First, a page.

be in charge of opening up holes for Kenny Irons. He has the
power to be a good short-yardage runner and was great around the
goal line in high school. Don't expect too much work with Auburn
rarely giving its backs the ball, but McLaughlin could be used a
little bit as a receiver.
- Brad Lester, Soph. - 52 carries, 339 yds, 5 TDs
Lester had a fine redshirt freshman season finishing second on
the team in rushing despite missing a few games with an injured
groin. He's not all that big at 5-11 and 184 pounds, but he
makes things happen when he gets the ball in his hands taking a
kickoff 93 yards for a touchdown against Ball State and rushing
for 34 yards on just two carries against Georgia. His workload
dropped over the second half of the season, but he'll play a far
more prominent role this year.
- Carl Stewart, Jr. - 42 carries, 151 yds, 3.6 ypc, 1 TD
Stewart is the biggest back in the mix at 6-1 and 220 pounds,
but he hasn't seen much more than the occasional carry along
with 91 yards against The Citadel in 2004 and with 51 yards
against Ball State last year. He has mostly been a blocker and
has good hands when used as a receiver. He would work well as a
fullback, but he's going to keep getting used as a big tailback.
- Tre Smith, Jr. - 56 carries, 285 yds, 5.1 ypc, 3 TD, 9
catches, 105 yds, 1 TD
After missing almost all of 2004 with a shoulder injury, Smith
was the starter going into last season but didn't get more than
backup work until the Kentucky game when he ran for 99 yards and
a touchdown on 13 carries. He has a good combination of
quickness and strength for his size, but he's still going to
work as a backup with his biggest role as a punt returner after
returning 26 for 203 yards last year with a career average of
8.6 yards per try. He could also be used on kickoffs if needed.
- Fullback Andrew Turman, Jr.
Turman only saw the field against Western Kentucky as he's still
getting the hang of being a fullback. A linebacker in high
school, the strong 228-pounder should play a more prominent role
this year purely as a blocker playing behind Mike McLaughlin.
It's an overstatement to call Auburn's receiving corps a
disappointment last year, but it wasn't as good as it should've
been considering all the returning experience and all the
explosiveness. There's no need to shed many tears even though Ben Obomanu, Devin Aromashodu and Anthony Mix are
gone taking away the team's top three receivers. Courtney Taylor
returns and looks to put his lousy 2005 behind him as he's
flanked by a slew of very fast, but very inexperienced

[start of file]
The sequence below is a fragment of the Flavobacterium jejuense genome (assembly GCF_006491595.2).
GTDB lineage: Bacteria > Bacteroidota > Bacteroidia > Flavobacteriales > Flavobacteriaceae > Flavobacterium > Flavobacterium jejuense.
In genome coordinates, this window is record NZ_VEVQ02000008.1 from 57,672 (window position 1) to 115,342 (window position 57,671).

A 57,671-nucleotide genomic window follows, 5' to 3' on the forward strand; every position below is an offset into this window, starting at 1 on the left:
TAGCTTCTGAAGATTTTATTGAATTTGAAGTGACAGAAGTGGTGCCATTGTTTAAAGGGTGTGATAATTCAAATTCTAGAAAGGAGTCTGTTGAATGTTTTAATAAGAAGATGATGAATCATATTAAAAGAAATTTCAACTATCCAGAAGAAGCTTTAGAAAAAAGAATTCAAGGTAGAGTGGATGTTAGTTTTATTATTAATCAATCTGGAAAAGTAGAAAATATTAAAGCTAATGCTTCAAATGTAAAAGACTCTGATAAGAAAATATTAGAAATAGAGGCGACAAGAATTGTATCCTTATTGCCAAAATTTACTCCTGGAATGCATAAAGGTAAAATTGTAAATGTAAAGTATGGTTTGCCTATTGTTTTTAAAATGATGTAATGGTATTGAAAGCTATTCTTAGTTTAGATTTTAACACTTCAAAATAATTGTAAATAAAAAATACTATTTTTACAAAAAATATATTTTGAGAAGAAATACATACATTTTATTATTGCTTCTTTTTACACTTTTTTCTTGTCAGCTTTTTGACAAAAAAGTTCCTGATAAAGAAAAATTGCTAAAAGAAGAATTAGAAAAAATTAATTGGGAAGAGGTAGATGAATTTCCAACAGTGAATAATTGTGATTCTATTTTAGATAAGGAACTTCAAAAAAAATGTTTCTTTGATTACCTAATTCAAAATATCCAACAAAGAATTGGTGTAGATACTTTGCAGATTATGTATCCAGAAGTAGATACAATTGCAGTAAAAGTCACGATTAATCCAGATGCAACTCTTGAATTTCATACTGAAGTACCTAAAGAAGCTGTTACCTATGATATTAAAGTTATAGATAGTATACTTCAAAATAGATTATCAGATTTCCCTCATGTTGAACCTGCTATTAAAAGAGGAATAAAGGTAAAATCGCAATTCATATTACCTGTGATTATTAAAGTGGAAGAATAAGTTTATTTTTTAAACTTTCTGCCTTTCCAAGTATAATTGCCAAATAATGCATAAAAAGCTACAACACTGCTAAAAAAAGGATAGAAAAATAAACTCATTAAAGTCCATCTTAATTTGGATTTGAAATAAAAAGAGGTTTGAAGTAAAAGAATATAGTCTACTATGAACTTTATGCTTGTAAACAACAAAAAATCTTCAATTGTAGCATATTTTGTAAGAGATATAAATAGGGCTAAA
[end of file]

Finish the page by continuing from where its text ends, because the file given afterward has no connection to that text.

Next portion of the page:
receivers. Prechae Rodriguez has all the makings of a great
number two receiver, while Robert Dunn, Montez Billings and
Rodgeriqus Smith all have the speed and potential to play big
roles. The Tigers also lose starting tight end Cooper Wallace,
but should be fine with senior Cole Bennett ready to show off
his good hands in a starting role and two good prospects, Tommy
Trott and Gabe McKenzie, behind him.
The key to the unit: Getting all the young potential
to come through right away and hope for Courtney Taylor to look
like an NFL target again.
Receiver Rating: 8
- Courtney Taylor, Sr. - 22 catches, 278 yds, 12.6 ypc, 1
Taylor got hit with an ankle injury early on and was never quite
right the rest of the season. One of the SEC's best receivers in
2004 with 43 catches for 737 yards and six touchdowns with a
17.1 yard-per-catch average, he showed little of the same
explosiveness last year failing to get into the end zone until
the Capital One Bowl. He's a big, strong target who was great in
2004 at breaking tackles and gaining yards after the catch, and
now he needs to revert to his old form for the offense to
- Prechae Rodriguez, Jr. - 13 catches, 240 yds, 18.5 ypc,
The JUCO transfer had a hard time getting passes thrown his way
with so many other targets in the mix, but he made an impact
when he did make a play averaging 18.5 yards per grab catching
six passes for 134 yards and a touchdown over a two game stretch
against Ole Miss and Kentucky. He's 6-4 and has great deep
speed, and now he'll be asked to grow into the team's most
- Robert Dunn, Soph. - 2 catches, 29 yds, 14.5 ypc
One the team's star recruits a few years ago, the former Georgia
Mr. Football saw a little bit of work as a true freshman as a
punt returner with five for 36 yards. He's a speedy receiver
who'll take over one of the vacant starting jobs this fall.
While he doesn't have the size of Prechae Rodriguez or Courtney
Taylor, he's got playmaker written all over him.
- Tight end Cole Bennett, Sr. - 9 catches, 107 yds, 11.9
ypc, 2 TD
A part-time starter last year, Bennett should be ready for a
huge year. He's a good-sized target at 6-5 and 261 pounds with
surprising athleticism. He wasn't use as much in the passing
game as he should've and will likely make his biggest mark as a
blocker, but he'll be a load for most defensive backs to handle
when he gets the ball on the move.
- Lee Guess, Jr. - 3 catches, 52 yds, 17.3 ypc, 1 TD